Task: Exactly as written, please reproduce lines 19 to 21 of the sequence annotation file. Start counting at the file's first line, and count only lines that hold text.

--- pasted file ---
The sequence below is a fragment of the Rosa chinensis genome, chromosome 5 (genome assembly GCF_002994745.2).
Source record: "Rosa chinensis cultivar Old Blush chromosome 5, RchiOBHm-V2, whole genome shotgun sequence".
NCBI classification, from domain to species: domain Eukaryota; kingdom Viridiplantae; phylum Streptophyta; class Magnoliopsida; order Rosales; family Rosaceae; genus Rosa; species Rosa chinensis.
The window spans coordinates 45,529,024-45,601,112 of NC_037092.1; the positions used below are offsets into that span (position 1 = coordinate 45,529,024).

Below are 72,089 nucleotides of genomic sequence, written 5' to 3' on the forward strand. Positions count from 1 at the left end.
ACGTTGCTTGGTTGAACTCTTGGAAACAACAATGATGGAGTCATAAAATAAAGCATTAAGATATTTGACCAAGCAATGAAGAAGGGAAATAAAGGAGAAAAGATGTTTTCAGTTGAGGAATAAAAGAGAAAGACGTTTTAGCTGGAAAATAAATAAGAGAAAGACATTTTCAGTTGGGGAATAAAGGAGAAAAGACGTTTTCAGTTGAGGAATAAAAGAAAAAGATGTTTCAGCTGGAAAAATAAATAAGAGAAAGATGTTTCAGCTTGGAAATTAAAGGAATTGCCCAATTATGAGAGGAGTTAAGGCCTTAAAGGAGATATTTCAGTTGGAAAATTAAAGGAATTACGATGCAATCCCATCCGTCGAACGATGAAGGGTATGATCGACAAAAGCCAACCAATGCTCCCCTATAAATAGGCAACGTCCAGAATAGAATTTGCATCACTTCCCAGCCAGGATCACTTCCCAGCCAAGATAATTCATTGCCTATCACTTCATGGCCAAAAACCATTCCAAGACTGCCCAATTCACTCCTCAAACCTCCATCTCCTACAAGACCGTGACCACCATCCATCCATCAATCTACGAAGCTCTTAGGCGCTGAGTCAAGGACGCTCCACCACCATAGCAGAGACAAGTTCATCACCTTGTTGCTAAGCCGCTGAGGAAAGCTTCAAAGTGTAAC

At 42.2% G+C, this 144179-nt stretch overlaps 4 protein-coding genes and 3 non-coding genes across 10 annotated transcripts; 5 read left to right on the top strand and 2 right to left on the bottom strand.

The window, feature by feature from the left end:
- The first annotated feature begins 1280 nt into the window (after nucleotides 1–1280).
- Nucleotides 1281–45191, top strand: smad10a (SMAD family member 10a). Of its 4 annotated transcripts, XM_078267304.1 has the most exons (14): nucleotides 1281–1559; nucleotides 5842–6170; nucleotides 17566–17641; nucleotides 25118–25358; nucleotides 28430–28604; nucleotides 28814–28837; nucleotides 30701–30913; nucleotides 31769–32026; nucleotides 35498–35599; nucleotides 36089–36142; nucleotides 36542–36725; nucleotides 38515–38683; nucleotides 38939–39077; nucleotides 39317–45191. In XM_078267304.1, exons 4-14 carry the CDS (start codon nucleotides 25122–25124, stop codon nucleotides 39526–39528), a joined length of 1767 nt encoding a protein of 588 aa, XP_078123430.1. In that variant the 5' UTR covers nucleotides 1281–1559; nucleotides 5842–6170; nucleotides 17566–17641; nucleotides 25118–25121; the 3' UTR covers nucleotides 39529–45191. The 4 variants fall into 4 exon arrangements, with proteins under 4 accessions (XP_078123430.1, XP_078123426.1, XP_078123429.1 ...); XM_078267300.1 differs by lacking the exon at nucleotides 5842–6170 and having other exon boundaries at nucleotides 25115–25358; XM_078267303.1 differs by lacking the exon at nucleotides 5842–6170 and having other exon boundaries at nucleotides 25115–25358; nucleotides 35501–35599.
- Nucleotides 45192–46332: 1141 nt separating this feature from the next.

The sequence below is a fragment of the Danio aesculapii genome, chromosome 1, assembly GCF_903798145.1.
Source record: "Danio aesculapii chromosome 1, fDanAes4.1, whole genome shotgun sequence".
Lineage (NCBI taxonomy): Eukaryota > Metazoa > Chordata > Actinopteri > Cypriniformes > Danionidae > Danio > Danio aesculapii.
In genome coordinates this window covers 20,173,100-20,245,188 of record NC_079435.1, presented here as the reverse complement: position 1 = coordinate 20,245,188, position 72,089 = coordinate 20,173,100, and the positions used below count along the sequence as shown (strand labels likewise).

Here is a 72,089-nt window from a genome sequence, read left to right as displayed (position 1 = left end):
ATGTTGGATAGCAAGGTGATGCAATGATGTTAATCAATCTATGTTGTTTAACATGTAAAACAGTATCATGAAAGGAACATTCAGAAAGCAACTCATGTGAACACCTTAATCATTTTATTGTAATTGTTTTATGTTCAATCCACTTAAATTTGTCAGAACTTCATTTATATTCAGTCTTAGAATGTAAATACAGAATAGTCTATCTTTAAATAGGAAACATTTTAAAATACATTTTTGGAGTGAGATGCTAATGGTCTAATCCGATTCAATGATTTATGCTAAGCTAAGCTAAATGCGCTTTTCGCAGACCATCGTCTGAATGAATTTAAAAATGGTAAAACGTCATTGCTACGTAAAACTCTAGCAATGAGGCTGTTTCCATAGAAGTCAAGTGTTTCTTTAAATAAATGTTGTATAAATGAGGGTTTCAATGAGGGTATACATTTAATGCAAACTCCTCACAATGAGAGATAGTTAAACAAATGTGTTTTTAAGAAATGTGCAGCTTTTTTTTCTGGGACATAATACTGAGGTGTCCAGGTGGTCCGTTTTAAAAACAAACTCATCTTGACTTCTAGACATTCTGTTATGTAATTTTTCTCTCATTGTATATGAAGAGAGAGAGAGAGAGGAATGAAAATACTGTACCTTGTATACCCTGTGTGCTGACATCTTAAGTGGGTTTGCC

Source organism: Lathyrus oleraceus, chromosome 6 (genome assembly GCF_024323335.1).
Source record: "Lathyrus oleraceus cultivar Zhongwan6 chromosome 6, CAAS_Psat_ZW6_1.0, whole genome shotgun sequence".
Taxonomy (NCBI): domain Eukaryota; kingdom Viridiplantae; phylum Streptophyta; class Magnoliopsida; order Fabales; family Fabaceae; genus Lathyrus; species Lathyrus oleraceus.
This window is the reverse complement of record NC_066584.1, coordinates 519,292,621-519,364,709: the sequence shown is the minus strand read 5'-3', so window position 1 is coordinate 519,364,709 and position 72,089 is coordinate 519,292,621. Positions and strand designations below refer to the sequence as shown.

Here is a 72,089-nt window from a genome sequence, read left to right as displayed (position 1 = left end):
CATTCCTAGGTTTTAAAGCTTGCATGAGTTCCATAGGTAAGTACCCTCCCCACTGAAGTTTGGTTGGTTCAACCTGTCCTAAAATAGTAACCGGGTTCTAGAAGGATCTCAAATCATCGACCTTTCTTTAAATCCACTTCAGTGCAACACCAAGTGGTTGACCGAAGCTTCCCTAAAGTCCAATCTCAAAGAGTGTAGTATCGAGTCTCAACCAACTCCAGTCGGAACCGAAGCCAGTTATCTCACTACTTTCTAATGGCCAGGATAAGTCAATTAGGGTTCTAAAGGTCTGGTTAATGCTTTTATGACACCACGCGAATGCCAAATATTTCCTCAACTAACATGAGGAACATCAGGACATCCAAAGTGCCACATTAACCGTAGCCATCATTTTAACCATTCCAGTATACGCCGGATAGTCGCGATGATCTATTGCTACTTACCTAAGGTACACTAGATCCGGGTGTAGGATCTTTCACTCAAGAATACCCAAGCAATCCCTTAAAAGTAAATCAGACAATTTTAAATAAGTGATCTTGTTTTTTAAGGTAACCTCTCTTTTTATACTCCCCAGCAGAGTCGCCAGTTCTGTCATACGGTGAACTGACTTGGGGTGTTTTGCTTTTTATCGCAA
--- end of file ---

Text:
Source record: "Lathyrus oleraceus cultivar Zhongwan6 chromosome 6, CAAS_Psat_ZW6_1.0, whole genome shotgun sequence".
Taxonomy (NCBI): domain Eukaryota; kingdom Viridiplantae; phylum Streptophyta; class Magnoliopsida; order Fabales; family Fabaceae; genus Lathyrus; species Lathyrus oleraceus.
This window is the reverse complement of record NC_066584.1, coordinates 519,292,621-519,364,709: the sequence shown is the minus strand read 5'-3', so window position 1 is coordinate 519,364,709 and position 72,089 is coordinate 519,292,621. Positions and strand designations below refer to the sequence as shown.